Is Probate Necessary for Mom or Dad’s Small Estate?

17623457_mlWe’ve devoted several articles lately to distinguishing which assets are considered part of an estate after a person passes away and how to avoid probate for some or all of your assets prior to death. Those questions come up frequently regarding large estates. Today, we are going to switch gears and address smaller estates, specifically whether probate is necessary in every case.

Probate is not necessary in every estate

Texas has special rules for probating small estates. Obviously, it doesn’t make sense for estates with few assets go through the same lengthy probate process as larger estates. Under Texas law, if the deceased person didn’t own any real estate other than a home and if the estate contains less than $50,000 in assets, the administrator of the estate can submit a small estate affidavit to the probate court as a substitute for full probate.

A small estate affidavit won’t do if you need documents authorizing estate administration

A surviving spouse or other family member, such as an adult child of the deceased, can file a small estate affidavit. The responsible party does not have to file the will for probate, but due to the limited involvement with the probate court, the court will not issue letters testamentary or letters of administration. If you need court documents to prove you have authority to handle estate business, a small estate process won’t work for you.

What does a small estate affidavit need to say?

A small estate affidavit may be submitted by a responsible party directly to the probate court and must state that certain conditions exist which makes the estate eligible for small estate treatment. In addition to legal language needed to establish jurisdiction and venue, the small estate affidavit should state that:

  • The estate does not exceed $50,000 in value, other than a homestead and other limited exemptions, and
  • The person making the affidavit is legally entitled to the assets in the estate

As with any affidavit, be sure the small estate affidavit states the truth because you could be held liable for perjury if the statements contained in it turn out to be untrue.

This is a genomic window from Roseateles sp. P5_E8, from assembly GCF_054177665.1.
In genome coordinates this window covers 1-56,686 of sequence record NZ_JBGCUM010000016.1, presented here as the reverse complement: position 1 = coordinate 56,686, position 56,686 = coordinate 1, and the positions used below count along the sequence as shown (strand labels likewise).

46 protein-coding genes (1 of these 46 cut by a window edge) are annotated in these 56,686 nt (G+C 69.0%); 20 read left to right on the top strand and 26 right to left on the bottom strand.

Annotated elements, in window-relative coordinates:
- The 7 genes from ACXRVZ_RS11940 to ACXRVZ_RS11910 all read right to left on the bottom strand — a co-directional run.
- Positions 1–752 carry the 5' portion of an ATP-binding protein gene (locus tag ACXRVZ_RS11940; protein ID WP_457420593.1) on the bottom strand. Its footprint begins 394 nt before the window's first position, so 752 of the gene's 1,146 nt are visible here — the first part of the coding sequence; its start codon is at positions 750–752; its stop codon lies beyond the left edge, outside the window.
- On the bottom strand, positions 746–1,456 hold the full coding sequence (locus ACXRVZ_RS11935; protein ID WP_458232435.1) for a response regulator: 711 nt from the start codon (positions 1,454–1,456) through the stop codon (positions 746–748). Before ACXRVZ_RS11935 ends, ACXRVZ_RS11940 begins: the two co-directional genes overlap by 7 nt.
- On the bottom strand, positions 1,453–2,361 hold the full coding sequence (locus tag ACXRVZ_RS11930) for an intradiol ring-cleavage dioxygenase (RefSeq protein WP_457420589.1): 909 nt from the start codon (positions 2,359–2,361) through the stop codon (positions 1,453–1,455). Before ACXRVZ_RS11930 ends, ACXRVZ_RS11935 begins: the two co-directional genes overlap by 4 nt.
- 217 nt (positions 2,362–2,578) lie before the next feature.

Who must sign the small estate affidavit?

In addition to the responsible party, the small estate affidavit must be signed and attested to by any other survivors who may be entitled to inherit a portion of the estate, along with two witnesses who do not stand to inherit and are not otherwise financially interested in the estate of the deceased.

Contact an experienced probate litigation attorney to facilitate the small estate process

If you need help figuring out whether a small estate affidavit will suffice for your loved one’s estate, call an experienced probate administration and litigation attorney at Peterson Law Group. Our experienced Conroe, Texas attorneys guide clients through various probate proceedings, step by step. Call us at 936-337-4681 or 979-703-7014 or contact us online to make an appointment today.

 

 

About Chris Peterson

Chris Peterson is an attorney and the owner and founder of Peterson Law Group, a Texas law firm with offices in Bryan/College Station and Kingwood. He mainly practices in the areas of Estate Planning and Business Planning. Chris is also a Certified Estate Planner. Besides his law practice, Chris is a serial entrepreneur and community volunteer. He is known for his cutting edge law practice that utilizes technology to deliver efficient, excellent work.